Soft-tissue injuries

Intra-oral, perioral and facial lacerations are all common occurrences in football. Athletes who are bleeding are not allowed to return to play for both their own safety and the safety of their opponents. As with other lacerations, proper debridement and – where indicated – a layered closure will help to ensure proper healing and a quick recovery.

Please refer to the four cases below to review the management of various soft tissue injuries.

Uncomplicated external laceration

This laceration includes a foreign body (tooth segment) that must be removed and retained for possible reattachment. Removal of any small salivary glands is good practice. The use of tissue adhesives – after closure with sutures – and ice to reduce post-operative swelling is often suggested.

Deep laceration/vermillion border

Any tear involving the vermilion border of the lip must be carefully closed to avoid a “step” in the border after healing. Closure should start by approximating the edges of the vermilion border. Deep lesions require a layered closure to minimise dead space and properly approximate the tissues. This deep layer should be thoroughly cleaned and then closed with resorbable sutures. Any small, unsupported saliva glands can be removed to promote healing. Once closed, external closure can begin with the vermilion border. Topical antibiotics, ice and NSAID are important. Oral antibiotics may be considered.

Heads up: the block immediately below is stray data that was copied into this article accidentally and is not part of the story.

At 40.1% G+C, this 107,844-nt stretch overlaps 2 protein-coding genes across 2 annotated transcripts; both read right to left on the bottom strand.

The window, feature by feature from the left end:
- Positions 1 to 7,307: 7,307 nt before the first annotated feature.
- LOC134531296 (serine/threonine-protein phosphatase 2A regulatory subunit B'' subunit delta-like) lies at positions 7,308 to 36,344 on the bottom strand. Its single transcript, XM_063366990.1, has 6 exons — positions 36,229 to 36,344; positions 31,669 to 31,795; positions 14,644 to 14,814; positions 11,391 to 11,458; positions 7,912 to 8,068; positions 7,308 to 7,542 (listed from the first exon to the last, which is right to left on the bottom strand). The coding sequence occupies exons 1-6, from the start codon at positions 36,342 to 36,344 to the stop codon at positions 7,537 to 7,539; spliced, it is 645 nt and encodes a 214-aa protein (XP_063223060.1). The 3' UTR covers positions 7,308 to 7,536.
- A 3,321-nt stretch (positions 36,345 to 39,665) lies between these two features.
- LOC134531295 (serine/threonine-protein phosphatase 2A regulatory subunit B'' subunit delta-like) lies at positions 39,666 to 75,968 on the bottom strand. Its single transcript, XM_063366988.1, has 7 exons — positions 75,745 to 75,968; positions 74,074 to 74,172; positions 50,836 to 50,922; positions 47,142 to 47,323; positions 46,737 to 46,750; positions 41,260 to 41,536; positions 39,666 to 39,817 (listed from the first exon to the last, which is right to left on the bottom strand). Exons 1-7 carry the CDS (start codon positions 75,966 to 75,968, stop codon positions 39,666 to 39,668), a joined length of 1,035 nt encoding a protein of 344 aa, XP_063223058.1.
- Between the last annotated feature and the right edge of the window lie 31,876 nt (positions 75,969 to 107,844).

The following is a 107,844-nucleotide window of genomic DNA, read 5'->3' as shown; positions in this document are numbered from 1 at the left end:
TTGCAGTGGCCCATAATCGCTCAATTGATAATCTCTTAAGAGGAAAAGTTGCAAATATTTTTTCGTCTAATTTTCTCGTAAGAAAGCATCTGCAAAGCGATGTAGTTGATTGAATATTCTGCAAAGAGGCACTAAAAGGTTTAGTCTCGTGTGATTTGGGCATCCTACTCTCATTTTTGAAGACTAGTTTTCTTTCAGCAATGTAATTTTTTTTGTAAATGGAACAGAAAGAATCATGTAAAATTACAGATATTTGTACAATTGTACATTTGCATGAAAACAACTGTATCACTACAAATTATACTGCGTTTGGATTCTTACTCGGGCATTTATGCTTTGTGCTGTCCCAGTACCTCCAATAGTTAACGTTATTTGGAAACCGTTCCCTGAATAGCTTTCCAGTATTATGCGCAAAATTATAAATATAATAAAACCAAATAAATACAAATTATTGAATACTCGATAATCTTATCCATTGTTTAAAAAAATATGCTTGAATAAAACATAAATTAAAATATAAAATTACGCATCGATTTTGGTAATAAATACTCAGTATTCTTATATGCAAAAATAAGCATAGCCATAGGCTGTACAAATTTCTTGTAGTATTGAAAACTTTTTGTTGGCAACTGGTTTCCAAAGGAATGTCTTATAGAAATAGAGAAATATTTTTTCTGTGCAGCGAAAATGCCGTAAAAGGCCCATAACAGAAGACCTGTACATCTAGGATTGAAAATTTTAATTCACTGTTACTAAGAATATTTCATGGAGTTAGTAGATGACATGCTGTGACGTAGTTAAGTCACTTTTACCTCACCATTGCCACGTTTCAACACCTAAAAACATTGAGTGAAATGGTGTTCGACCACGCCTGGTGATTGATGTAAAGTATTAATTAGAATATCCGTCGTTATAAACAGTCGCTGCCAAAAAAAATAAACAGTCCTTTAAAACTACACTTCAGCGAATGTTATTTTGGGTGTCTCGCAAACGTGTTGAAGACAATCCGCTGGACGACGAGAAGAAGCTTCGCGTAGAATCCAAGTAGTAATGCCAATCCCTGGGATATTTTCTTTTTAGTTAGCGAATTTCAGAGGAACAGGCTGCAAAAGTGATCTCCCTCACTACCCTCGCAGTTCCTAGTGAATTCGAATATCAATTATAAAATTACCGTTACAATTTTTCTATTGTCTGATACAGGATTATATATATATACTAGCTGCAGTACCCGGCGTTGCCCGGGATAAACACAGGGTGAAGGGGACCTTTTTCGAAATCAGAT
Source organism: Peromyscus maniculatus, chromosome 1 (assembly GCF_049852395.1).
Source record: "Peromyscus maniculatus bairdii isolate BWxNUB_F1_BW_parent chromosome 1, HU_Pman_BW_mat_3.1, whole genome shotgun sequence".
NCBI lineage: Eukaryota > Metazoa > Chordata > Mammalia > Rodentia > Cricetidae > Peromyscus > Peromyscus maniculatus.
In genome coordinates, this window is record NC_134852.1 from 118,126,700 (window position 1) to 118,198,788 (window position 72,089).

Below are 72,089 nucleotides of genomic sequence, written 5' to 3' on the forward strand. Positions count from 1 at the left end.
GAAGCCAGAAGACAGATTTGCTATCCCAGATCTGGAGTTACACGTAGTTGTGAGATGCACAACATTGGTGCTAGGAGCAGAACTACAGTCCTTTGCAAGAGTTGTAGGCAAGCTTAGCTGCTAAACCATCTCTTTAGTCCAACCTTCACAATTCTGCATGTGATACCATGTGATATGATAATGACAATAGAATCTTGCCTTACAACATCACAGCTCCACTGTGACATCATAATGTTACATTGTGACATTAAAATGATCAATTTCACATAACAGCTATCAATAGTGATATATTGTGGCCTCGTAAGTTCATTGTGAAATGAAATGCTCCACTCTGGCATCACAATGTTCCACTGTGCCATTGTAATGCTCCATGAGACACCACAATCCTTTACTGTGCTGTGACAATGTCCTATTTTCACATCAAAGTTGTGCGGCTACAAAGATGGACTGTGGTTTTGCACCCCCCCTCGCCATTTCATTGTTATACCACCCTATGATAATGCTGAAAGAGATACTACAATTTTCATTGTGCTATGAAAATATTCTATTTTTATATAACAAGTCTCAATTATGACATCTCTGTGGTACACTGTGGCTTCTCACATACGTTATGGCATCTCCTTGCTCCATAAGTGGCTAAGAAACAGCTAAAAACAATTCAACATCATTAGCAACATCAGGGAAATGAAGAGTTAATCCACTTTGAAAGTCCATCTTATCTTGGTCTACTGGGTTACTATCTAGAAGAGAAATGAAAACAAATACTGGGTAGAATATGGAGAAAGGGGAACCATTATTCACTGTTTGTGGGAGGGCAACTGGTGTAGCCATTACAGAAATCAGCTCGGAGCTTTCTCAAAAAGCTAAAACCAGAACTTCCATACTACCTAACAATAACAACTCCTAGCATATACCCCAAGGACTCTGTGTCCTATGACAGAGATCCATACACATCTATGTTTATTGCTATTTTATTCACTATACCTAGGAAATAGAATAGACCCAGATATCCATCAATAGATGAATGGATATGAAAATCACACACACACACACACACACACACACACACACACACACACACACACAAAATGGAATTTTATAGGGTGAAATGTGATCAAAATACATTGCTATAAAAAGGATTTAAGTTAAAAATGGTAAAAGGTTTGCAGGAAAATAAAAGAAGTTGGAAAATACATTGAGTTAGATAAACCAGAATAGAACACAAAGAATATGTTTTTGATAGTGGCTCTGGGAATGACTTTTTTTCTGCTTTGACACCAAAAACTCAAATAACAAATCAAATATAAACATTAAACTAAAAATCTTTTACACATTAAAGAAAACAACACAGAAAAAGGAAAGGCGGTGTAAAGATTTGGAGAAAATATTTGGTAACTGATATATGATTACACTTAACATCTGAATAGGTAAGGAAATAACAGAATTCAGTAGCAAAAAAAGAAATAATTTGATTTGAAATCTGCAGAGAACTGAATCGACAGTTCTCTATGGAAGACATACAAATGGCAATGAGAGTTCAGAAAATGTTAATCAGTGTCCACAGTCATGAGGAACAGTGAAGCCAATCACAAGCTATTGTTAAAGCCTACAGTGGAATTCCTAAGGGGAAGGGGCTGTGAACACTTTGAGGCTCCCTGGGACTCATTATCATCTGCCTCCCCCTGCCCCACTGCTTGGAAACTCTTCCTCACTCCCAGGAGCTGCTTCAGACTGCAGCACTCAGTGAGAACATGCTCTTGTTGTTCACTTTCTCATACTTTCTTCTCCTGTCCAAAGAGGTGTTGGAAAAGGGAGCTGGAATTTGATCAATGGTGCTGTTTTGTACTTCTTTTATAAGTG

Intra-oral laceration/through-and-through

In any case where the intra-oral mucosa or tongue is lacerated, it is proper practice to close these lacerations to restore proper anatomy, reduce healing time and prevent infection. Many practitioners have been advised that, because one cannot “sterilise” the site prior to closure, these intra-oral lacerations should be left open to reduce the risk of post-operative infection. This is not true. Proper closure – often in combination with an antibacterial rinse – is the required treatment.

Degloving and gingival trauma

It is not uncommon for the gingival tissues to be stripped back, causing a “degloving” injury. As with other soft tissue injuries, these tissues should be properly cleaned and debrided and then closed to help retain both the proper anatomy and coverage of the tooth root and alveolus. Following closure, a periodontal pack might be placed, and topical antibacterial rinses along with a soft diet are indicated.

Click on the following images to see some other examples of soft tissue lacerations.

  • An uncomplicated laceration

  • The uncomplicated laceration following treatment

Some sport physicians have been trained to leave many intra-oral lacerations open because the area cannot be rendered reasonably bacteria-free prior to closure. To promote proper healing and to retain proper soft-tissue architecture, most intra-oral and tongue lacerations should be sutured.

Dr Paul Piccininni

Sport, Cosmetic and Restorative Dentistry